Congressman John Garamendi

Representing the 3rd District of California
Mobile Menu - OpenMobile Menu - Closed

House Transportation and Infrastructure Committee Passes Strong Legislation Co-Authored by Ranking Member Garamendi and Chairman Hunter on GPS Backup Systems and Heavy Icebreakers

September 15, 2016
Press Release

Today, Congressman John Garamendi (D-CA), Ranking Member of the Subcommittee on Coast Guard and Maritime Transportation, hailed the passage by the Transportation and Infrastructure Committee of legislation that would require the creation of a GPS backup system and streamline the Coast Guard’s acquisition of a heavy icebreaker fleet. Garamendi has previously introduced standalone legislation, such as H.R. 1678, to encourage development of a GPS backup. This bill served as the basis for even stronger legislation, developed in bipartisan cooperation with Subcommittee Chairman Duncan Hunter (R-CA), that has now passed the full Committee. The inclusion of both the GPS and heavy icebreaker provisions is a major milestone in a four-year-long effort by Reps. Garamendi and Hunter to address these critical national security issues.

“Americans rely on navigation and timing signals from our space-based GPS systems every day. It has revolutionized how we live, work and play,” said Congressman Garamendi. “Disruption of GPS signals would have drastic consequences, but we still don’t have a reliable backup system in case of failure or sabotage. This legislation would require the Coast Guard to develop a reliable ground-based backup system, called eLORAN, within the next three years. This would drastically improve our economic and our national security.”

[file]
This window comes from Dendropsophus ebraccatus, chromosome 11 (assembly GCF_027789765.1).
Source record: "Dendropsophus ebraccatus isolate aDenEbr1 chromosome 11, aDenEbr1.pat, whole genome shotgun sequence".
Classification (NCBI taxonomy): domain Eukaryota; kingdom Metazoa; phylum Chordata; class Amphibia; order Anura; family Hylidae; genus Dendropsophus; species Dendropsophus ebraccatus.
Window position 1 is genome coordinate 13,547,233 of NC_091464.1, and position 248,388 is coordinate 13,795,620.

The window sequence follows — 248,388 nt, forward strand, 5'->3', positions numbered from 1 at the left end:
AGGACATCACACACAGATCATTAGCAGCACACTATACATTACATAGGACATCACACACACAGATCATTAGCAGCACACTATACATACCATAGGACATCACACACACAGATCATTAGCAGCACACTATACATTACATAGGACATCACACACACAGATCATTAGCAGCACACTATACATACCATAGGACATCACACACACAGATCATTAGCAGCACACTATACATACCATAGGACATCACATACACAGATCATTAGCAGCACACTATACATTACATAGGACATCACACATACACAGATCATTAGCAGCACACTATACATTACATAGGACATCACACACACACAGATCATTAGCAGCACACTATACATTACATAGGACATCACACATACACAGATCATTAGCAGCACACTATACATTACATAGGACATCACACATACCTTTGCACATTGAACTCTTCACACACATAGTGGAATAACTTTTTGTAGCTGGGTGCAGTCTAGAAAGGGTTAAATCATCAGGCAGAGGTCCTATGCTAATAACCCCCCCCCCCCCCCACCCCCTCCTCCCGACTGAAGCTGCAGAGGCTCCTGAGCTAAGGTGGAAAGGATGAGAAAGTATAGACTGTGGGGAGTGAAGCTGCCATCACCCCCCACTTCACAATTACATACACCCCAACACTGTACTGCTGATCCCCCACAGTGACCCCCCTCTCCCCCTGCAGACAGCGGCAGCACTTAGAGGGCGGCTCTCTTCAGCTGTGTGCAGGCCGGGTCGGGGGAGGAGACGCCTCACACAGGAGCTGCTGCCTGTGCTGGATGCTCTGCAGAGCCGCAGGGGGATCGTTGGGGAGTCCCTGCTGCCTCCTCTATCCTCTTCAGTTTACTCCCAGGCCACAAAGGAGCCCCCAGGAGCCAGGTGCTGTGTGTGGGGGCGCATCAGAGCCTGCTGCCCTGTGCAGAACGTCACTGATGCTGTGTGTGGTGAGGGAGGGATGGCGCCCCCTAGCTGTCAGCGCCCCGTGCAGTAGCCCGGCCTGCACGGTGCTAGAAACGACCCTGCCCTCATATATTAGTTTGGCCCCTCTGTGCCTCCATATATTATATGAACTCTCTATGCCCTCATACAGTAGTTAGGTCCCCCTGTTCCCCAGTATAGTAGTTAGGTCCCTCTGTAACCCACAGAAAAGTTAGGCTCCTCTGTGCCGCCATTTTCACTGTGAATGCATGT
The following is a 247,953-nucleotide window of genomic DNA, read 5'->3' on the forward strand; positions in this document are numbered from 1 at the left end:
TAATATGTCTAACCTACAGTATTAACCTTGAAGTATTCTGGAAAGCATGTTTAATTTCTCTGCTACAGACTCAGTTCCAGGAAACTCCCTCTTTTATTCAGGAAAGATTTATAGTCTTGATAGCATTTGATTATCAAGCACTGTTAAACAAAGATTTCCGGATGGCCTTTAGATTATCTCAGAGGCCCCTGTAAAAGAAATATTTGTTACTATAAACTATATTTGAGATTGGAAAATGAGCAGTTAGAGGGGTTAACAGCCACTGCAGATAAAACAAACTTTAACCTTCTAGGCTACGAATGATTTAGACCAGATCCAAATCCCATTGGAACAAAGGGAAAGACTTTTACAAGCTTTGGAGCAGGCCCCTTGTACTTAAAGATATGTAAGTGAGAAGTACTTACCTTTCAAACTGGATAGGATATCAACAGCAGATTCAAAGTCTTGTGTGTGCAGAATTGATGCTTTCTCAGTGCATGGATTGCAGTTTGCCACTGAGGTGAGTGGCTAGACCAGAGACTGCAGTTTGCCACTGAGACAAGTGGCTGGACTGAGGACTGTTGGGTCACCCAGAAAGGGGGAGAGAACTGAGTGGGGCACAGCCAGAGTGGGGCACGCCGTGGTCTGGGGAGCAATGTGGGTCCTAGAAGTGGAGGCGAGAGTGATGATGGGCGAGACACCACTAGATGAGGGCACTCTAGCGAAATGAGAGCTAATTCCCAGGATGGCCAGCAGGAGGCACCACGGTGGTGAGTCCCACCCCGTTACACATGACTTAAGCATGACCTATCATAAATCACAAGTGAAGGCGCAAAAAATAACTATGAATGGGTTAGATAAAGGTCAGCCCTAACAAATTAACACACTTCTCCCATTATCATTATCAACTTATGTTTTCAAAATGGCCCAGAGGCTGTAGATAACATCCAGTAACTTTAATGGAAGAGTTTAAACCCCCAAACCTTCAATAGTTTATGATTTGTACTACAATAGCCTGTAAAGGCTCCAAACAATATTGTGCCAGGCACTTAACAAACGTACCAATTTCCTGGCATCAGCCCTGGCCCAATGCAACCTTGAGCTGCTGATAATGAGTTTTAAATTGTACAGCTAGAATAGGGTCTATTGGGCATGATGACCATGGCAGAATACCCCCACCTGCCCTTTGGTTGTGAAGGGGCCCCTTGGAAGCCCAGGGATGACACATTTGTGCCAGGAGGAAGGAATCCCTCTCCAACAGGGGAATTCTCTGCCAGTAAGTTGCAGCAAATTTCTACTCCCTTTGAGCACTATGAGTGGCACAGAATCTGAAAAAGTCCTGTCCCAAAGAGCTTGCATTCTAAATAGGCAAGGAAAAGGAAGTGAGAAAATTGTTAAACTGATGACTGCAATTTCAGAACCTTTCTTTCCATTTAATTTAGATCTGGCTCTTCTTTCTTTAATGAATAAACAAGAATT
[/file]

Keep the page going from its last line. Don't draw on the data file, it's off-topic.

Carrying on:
The legislation would also give the Coast Guard “block buy” authority to build out a fleet of heavy icebreakers. These ships, which are specially designed to navigate ice-covered waters and provide safe passage for other ships, are essential for projecting U.S. sovereignty in the Arctic.

“The Arctic is an area of increasing economic and geopolitical importance, but the United States only has one operational icebreaker, and it’s 40 years old,” said Garamendi. “Compare that with Russia: they have a fleet of 40, with six more under construction and plans for five more. Our lack of an icebreaker fleet is a glaring national security oversight, and this legislation will help remedy that.”

“As Ranking Member of the Subcommittee on Coast Guard and Maritime Transportation, SubCommittee Chairman Hunter and I have been urging the development of an eLORAN backup to GPS and a heavy icebreaker fleet for years,” continued Garamendi. “I am pleased that these efforts have finally paid off with a unanimous committee vote for these important security measures.”